Voya steered business to white agents, Black advisors say in lawsuit
Six Black former registered representatives of Voya Financial Advisors allege the firm discriminated against them by steering business to white agents.
Voya’s retirement advisors distribution channel provided more leads and opportunities to white reps and agencies and retaliated against the Black advisors when they complained, according to a lawsuit filed by O.V. Williams in Tampa, Florida, on Sept. 22 in Hillsborough County Circuit Court.
The case revolves around 457(b) and 403(b) clients from state government agencies, hospitals and colleges.
Among other allegations, Williams and the five other reps say the disparate treatment for them included: Requiring that they split portions of their sales with white agents, receiving less access than white-owned agencies to make their pitches to potential crossover clients and not getting equal training, leads and other pertinent information.
Voya “has a pattern and practice of discriminating against its Black agents in favor of white agents who are geographically located hundreds of miles away from the Central Florida servicing area,” the lawsuit states.
Spokeswoman Laura Maulucci emailed a statement in response to the allegations.
“While we cannot comment on a pending matter, Voya is fully committed to ethical business practices as well as diversity and inclusion for all,” Maulucci said.
Black Americans comprise more than 13% of the U.S. population, and about 7% of personal financial advisors in 2019, according to the Bureau of Labor Statistics and the Census Bureau.
Discrimination cases aren’t rare in the industry. In June, a former Morgan Stanley global head of diversity filed a lawsuit against the firm alleging her efforts to increase representation of Black advisors at the wirehouse went unsupported, and at times were undermined, by company leaders.
Five of the six plaintiffs in the Voya case left the firm in 2019 to affiliate with GWN Securities, while the sixth, Johnnie Hall, is registered with an RIA called HGA Capital Management, according to FINRA BrokerCheck. Williams, his mother, Lyde-Whitfield and Robinson are now with Daytona Beach-based O.V. Williams & Associates. The other plaintiff, Kimberly Saunders, affiliated with GWN last November as well.
The Tampa Bay Business Journal first reported the lawsuit. The allegations focus on state, health and educational employee contracts the plaintiffs say Voya “discriminately steered” away from them to white agents in a way that limited their access and production. The conduct affected everything from leads to compensation structure to the transition of Williams’ book of business upon his exit last May, the lawsuit says.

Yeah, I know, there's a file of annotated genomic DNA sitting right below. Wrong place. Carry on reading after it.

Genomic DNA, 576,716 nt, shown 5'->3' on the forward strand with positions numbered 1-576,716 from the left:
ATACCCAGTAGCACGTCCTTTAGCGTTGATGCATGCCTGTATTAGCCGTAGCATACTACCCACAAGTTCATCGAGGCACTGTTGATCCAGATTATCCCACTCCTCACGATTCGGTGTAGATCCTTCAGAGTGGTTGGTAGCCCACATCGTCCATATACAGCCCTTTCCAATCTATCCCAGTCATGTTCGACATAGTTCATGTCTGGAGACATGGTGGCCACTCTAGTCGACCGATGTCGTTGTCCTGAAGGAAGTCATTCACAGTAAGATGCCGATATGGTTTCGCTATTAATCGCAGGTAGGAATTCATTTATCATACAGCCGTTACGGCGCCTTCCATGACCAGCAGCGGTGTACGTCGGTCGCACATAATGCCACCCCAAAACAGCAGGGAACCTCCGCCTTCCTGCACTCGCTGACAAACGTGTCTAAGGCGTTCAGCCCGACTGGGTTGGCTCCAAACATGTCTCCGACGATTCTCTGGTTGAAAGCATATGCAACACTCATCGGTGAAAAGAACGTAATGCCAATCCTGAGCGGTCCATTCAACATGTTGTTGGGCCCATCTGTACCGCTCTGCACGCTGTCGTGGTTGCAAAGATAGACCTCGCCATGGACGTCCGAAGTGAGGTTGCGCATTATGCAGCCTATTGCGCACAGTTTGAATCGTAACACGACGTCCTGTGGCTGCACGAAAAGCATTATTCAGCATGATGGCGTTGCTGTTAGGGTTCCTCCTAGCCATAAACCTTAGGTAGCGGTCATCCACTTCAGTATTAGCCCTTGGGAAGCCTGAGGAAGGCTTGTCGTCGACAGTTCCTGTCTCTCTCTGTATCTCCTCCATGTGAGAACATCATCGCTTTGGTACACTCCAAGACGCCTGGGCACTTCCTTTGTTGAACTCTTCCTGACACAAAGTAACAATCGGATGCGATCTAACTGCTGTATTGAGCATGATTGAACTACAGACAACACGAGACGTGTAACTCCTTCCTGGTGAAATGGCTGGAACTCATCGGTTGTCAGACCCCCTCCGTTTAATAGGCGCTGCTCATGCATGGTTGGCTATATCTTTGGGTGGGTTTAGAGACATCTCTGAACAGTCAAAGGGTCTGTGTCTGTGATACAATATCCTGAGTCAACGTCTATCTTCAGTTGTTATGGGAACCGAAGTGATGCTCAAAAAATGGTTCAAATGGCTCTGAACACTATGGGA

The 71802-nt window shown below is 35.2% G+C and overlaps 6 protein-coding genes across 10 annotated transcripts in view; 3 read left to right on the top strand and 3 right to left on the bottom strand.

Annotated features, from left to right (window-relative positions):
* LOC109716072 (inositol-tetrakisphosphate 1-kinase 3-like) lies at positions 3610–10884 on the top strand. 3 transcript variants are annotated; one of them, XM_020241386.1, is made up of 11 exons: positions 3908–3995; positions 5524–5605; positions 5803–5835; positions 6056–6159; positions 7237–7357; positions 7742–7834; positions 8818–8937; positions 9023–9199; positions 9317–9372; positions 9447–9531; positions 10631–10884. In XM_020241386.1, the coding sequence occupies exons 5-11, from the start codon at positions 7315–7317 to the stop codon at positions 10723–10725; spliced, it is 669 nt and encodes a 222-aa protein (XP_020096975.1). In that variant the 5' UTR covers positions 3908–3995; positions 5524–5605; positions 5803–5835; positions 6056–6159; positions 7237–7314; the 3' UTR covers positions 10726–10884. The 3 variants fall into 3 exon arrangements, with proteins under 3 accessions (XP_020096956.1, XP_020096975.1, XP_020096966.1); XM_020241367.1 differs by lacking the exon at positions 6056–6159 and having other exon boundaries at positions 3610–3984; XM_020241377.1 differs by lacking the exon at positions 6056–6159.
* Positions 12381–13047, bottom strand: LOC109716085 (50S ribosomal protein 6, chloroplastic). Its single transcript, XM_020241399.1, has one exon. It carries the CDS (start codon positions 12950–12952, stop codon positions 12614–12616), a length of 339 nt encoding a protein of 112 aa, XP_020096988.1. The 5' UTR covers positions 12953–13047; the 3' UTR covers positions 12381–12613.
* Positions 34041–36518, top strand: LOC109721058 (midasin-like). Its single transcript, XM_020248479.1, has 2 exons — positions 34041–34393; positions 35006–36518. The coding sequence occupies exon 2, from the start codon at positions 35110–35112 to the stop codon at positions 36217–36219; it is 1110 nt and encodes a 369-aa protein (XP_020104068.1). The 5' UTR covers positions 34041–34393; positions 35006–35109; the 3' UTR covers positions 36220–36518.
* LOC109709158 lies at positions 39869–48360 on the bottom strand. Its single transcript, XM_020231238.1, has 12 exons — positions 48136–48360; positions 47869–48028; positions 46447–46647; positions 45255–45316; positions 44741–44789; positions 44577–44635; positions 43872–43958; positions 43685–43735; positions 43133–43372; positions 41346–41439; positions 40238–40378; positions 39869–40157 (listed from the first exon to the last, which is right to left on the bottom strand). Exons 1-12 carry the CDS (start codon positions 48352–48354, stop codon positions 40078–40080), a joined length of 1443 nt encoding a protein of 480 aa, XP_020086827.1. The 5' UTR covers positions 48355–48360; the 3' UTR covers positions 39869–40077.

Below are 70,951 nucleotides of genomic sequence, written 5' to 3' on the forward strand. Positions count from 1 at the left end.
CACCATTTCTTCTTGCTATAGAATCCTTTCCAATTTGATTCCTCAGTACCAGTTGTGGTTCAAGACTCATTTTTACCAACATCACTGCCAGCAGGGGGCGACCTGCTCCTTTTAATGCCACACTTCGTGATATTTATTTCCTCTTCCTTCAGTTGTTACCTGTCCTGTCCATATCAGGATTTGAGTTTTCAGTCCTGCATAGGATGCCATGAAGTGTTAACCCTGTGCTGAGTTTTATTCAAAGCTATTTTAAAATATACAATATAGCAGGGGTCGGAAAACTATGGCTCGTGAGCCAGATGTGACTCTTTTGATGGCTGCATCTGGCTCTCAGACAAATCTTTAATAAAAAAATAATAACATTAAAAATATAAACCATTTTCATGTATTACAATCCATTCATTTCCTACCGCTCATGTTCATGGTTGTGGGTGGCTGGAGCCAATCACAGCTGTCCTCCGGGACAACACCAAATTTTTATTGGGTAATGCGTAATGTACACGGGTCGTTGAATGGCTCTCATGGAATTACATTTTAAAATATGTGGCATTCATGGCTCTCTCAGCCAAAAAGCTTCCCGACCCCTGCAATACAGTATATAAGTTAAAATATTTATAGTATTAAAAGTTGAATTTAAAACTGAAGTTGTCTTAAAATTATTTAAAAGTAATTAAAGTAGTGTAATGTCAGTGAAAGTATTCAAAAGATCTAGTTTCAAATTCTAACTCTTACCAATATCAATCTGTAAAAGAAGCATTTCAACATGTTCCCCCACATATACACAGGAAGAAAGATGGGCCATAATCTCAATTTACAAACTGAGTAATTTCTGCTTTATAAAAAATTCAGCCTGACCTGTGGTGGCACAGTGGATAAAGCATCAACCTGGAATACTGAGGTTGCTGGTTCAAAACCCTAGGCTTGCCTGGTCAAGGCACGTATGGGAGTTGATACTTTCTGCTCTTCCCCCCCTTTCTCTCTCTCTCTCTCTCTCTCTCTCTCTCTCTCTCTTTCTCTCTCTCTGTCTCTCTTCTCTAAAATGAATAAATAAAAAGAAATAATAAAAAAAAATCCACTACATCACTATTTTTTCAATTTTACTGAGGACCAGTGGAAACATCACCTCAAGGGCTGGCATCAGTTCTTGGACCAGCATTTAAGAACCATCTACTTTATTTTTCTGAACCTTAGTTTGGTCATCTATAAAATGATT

In June 2018, Williams sent an email requesting a meeting with a regional vice president and other superiors to discuss “contrived allegations” against plaintiff Marcus Robinson, as well as “preferential treatment given to white agents, the lack of support given to the Black agents, the unfair playing field and inequities among Black agents,” the lawsuit states.
For example, the reps allege white agents arranged for a community college holding a benefits fair to place Robinson and his mother at a separate, “segregated” table in the back of a room. They further allege that the company gave the white agents “exquisite giveaways, prizes and Voya paraphernalia,” while failing to provide the same for the Black agents at their table, the lawsuit says.
In another episode alleged in the case, Voya mandated that Williams and Gwendolyn Robinson pay back a “parasitic, discriminatory fee-split” of 10% of revenue with a white agent — an arrangement the firm didn’t require of white reps. The Black reps also accuse the firm of favoring white agencies in regional arrangements, leaving them at a disadvantage.
The meeting with superiors never happened, according to the reps. Instead, they say, the firm terminated Marcus Robinson based on false allegations and “constructively” terminated his mother, Lyde-Whitfield and Williams. Williams refers to his discharge from the firm as an act of retaliation for complaining about the unfair treatment, according to the lawsuit
In the filing, Williams and the other plaintiffs allege 11 counts of race discrimination and retaliation against the Voya independent broker-dealer. They are seeking damages and attorney fees. One plaintiff also filed a discrimination complaint with the U.S. Equal Employment Opportunity Commission last November, according to the lawsuit.